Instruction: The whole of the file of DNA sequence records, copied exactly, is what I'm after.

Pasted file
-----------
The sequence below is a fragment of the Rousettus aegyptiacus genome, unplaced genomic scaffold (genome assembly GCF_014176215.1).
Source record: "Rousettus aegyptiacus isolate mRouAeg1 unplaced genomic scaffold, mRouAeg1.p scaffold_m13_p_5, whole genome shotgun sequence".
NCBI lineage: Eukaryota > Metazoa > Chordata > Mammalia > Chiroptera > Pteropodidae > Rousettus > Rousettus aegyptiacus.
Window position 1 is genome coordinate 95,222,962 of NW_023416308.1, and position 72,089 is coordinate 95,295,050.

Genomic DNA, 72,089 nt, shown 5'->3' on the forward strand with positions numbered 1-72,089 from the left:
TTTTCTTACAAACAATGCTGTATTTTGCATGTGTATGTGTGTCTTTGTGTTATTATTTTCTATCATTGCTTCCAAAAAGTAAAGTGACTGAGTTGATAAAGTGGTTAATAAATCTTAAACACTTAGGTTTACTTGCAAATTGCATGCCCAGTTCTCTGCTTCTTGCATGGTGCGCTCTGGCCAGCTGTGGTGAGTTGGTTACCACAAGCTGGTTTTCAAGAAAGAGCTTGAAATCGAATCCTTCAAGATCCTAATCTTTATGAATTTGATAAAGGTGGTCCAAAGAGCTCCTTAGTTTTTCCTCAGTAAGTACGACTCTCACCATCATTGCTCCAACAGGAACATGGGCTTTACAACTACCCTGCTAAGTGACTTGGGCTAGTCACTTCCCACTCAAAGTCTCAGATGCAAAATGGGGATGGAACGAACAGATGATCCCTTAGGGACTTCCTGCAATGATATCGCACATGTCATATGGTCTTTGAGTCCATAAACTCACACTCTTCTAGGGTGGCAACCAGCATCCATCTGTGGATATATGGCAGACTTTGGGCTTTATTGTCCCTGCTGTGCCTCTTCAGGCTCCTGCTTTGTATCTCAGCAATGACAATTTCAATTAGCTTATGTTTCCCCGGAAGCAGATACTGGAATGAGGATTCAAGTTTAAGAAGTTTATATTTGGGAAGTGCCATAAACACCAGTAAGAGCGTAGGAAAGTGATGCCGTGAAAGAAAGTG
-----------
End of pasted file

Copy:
The sequence below is a fragment of the Rousettus aegyptiacus genome, unplaced genomic scaffold (genome assembly GCF_014176215.1).
Source record: "Rousettus aegyptiacus isolate mRouAeg1 unplaced genomic scaffold, mRouAeg1.p scaffold_m13_p_5, whole genome shotgun sequence".
NCBI lineage: Eukaryota > Metazoa > Chordata > Mammalia > Chiroptera > Pteropodidae > Rousettus > Rousettus aegyptiacus.
Window position 1 is genome coordinate 95,222,962 of NW_023416308.1, and position 72,089 is coordinate 95,295,050.

Genomic DNA, 72,089 nt, shown 5'->3' on the forward strand with positions numbered 1-72,089 from the left:
TTTTCTTACAAACAATGCTGTATTTTGCATGTGTATGTGTGTCTTTGTGTTATTATTTTCTATCATTGCTTCCAAAAAGTAAAGTGACTGAGTTGATAAAGTGGTTAATAAATCTTAAACACTTAGGTTTACTTGCAAATTGCATGCCCAGTTCTCTGCTTCTTGCATGGTGCGCTCTGGCCAGCTGTGGTGAGTTGGTTACCACAAGCTGGTTTTCAAGAAAGAGCTTGAAATCGAATCCTTCAAGATCCTAATCTTTATGAATTTGATAAAGGTGGTCCAAAGAGCTCCTTAGTTTTTCCTCAGTAAGTACGACTCTCACCATCATTGCTCCAACAGGAACATGGGCTTTACAACTACCCTGCTAAGTGACTTGGGCTAGTCACTTCCCACTCAAAGTCTCAGATGCAAAATGGGGATGGAACGAACAGATGATCCCTTAGGGACTTCCTGCAATGATATCGCACATGTCATATGGTCTTTGAGTCCATAAACTCACACTCTTCTAGGGTGGCAACCAGCATCCATCTGTGGATATATGGCAGACTTTGGGCTTTATTGTCCCTGCTGTGCCTCTTCAGGCTCCTGCTTTGTATCTCAGCAATGACAATTTCAATTAGCTTATGTTTCCCCGGAAGCAGATACTGGAATGAGGATTCAAGTTTAAGAAGTTTATATTTGGGAAGTGCCATAAACACCAGTAAGAGCGTAGGAAAGTGATGCCGTGAAAGAAAGTG